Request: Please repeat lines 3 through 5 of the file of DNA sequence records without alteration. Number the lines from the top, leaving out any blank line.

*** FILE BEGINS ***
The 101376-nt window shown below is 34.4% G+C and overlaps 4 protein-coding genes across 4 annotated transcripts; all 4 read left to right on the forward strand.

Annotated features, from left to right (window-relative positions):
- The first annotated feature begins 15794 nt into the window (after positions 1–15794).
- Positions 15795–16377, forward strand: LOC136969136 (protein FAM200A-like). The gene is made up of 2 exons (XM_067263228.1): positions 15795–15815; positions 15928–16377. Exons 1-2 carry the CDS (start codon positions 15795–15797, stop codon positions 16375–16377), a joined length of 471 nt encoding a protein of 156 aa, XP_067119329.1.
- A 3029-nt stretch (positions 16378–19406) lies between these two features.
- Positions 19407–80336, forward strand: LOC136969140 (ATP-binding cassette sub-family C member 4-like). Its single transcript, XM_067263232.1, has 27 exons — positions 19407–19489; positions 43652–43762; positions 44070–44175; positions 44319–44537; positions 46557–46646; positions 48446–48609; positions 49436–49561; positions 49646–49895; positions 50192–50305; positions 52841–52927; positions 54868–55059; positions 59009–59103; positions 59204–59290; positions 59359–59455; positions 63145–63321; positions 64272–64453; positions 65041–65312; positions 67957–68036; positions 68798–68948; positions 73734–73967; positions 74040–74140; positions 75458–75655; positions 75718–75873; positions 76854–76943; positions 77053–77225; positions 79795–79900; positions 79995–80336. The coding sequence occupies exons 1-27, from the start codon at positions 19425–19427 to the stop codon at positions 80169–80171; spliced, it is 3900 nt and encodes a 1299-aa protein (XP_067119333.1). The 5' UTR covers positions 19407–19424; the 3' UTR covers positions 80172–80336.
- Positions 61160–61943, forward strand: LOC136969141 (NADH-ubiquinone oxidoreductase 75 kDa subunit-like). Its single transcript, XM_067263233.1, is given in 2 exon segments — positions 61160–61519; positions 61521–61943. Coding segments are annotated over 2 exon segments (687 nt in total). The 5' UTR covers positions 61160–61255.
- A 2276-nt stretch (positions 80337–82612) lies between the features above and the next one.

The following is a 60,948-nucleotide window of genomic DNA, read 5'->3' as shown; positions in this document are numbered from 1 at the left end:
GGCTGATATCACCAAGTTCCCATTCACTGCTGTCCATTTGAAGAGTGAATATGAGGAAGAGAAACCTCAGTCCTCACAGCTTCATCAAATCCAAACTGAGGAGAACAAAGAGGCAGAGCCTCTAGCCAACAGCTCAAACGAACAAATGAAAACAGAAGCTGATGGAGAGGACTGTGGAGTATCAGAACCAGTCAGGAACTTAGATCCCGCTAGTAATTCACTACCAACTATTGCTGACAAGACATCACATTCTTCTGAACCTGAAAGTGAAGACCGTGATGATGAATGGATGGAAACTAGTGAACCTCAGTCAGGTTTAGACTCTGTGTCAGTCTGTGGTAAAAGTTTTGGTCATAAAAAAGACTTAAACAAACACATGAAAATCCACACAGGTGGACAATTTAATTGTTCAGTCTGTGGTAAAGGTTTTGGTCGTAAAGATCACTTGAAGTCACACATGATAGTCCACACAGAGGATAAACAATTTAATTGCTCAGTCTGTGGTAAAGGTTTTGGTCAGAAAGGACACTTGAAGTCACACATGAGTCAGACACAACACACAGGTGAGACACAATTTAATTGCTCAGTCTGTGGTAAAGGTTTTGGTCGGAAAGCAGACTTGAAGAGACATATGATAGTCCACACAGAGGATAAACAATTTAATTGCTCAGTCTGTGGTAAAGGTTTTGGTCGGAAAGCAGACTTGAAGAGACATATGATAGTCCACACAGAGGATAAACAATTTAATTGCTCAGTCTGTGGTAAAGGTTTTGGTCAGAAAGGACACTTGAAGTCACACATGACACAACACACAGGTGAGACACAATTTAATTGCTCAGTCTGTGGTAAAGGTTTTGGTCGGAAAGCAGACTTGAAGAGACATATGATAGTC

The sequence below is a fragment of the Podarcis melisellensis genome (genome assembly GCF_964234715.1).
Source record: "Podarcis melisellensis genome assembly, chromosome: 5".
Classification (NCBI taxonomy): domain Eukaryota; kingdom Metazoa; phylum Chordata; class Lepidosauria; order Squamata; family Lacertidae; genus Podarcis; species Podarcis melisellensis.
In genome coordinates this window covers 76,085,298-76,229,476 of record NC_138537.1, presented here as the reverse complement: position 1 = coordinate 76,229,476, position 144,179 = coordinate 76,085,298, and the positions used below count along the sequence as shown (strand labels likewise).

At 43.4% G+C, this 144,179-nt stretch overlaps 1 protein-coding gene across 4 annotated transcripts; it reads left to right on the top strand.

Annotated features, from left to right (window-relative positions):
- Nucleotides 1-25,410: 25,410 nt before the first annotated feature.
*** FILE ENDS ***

- The first annotated feature begins 15794 nt into the window (after positions 1–15794).
- Positions 15795–16377, forward strand: LOC136969136 (protein FAM200A-like). The gene is made up of 2 exons (XM_067263228.1): positions 15795–15815; positions 15928–16377. Exons 1-2 carry the CDS (start codon positions 15795–15797, stop codon positions 16375–16377), a joined length of 471 nt encoding a protein of 156 aa, XP_067119329.1.
- A 3029-nt stretch (positions 16378–19406) lies between these two features.